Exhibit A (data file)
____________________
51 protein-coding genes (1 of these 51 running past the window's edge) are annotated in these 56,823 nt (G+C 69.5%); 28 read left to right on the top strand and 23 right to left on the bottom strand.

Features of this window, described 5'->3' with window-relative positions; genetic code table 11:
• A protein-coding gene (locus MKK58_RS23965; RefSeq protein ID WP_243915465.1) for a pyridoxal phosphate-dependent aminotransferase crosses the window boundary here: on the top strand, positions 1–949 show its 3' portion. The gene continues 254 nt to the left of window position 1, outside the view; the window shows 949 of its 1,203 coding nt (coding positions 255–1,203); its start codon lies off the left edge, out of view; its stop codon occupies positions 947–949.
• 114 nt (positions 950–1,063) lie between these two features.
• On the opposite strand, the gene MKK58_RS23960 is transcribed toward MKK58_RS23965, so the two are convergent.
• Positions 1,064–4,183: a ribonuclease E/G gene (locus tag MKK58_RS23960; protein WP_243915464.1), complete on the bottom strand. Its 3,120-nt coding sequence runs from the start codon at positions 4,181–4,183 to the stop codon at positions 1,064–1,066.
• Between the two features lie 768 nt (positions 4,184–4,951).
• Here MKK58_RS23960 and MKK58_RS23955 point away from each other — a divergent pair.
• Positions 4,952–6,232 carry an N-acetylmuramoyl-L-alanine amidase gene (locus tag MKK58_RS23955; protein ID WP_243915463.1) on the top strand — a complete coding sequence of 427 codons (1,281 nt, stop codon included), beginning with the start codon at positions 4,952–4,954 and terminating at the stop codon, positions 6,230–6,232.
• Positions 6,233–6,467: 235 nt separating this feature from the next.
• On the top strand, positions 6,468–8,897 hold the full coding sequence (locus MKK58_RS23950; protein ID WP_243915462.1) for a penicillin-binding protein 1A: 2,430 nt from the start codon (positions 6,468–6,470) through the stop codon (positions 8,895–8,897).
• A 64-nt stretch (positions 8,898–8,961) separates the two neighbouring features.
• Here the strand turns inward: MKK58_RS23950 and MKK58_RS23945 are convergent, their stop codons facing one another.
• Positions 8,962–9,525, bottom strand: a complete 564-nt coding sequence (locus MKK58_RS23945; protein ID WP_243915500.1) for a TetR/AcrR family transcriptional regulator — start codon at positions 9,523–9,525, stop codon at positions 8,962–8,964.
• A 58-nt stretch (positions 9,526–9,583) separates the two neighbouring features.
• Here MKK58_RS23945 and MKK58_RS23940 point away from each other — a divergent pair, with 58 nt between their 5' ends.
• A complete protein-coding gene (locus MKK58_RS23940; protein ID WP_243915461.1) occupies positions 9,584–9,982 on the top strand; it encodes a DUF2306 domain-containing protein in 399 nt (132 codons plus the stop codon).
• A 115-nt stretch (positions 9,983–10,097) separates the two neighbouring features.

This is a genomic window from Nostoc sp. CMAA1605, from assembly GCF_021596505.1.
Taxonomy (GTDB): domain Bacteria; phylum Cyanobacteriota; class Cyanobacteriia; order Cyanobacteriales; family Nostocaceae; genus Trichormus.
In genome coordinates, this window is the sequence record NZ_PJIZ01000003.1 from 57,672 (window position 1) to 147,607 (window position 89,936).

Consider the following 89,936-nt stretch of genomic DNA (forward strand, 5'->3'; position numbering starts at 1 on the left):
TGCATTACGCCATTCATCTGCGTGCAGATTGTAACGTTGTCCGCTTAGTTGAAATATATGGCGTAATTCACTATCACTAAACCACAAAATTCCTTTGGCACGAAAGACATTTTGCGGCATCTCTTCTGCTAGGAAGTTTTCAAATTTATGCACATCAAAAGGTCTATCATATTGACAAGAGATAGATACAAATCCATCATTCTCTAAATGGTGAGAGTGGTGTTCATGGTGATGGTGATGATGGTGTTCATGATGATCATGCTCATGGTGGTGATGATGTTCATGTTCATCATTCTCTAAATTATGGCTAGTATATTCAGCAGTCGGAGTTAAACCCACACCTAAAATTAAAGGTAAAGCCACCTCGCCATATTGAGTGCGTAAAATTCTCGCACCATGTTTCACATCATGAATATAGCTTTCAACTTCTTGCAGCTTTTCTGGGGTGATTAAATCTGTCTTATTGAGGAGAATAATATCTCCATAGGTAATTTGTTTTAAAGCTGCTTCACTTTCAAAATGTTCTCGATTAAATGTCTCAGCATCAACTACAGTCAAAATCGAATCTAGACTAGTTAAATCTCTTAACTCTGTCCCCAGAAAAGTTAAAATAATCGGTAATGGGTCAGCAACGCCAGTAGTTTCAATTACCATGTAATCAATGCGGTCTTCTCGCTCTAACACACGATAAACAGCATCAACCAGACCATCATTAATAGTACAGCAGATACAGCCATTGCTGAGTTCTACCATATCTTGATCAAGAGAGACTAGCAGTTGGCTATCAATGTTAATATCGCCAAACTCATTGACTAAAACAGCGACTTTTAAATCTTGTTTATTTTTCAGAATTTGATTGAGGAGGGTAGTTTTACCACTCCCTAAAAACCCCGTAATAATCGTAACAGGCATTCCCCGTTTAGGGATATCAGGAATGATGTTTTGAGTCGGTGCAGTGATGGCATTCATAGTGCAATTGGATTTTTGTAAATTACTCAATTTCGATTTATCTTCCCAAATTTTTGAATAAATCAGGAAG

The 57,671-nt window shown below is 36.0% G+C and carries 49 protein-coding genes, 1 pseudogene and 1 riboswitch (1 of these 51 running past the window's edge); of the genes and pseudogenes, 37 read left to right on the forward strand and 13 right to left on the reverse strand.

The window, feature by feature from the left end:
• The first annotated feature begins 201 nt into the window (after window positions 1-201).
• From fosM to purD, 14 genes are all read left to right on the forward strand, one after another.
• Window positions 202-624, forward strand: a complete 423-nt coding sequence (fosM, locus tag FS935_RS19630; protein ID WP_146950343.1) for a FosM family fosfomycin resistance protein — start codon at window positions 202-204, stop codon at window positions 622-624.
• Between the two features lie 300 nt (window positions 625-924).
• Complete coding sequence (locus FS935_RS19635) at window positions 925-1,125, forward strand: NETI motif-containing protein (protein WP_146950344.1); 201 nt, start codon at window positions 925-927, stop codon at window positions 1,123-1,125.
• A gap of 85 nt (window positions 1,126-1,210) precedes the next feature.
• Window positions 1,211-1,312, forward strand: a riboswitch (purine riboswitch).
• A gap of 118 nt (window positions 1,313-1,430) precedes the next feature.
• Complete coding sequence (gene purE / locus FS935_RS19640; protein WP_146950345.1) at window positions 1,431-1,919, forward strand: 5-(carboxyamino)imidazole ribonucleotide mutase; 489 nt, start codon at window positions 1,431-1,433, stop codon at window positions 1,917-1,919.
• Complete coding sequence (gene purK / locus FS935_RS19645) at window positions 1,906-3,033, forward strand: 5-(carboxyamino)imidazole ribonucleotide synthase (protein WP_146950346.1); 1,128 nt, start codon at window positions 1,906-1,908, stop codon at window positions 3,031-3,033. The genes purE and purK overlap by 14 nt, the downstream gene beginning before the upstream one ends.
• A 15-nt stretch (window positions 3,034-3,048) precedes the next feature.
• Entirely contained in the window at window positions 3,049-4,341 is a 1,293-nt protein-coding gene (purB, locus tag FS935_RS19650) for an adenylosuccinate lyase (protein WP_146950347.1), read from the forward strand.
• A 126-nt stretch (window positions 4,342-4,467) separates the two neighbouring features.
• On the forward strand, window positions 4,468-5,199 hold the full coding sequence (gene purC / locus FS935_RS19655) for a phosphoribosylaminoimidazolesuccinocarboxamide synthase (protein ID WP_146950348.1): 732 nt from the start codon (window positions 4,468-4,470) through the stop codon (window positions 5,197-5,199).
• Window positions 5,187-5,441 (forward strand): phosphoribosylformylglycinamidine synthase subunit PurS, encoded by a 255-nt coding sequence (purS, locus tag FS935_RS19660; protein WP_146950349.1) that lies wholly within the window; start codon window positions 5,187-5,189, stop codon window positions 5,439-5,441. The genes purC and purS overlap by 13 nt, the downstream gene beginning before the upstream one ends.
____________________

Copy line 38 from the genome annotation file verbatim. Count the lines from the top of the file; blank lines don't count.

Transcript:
• A 126-nt stretch (window positions 4,342-4,467) separates the two neighbouring features.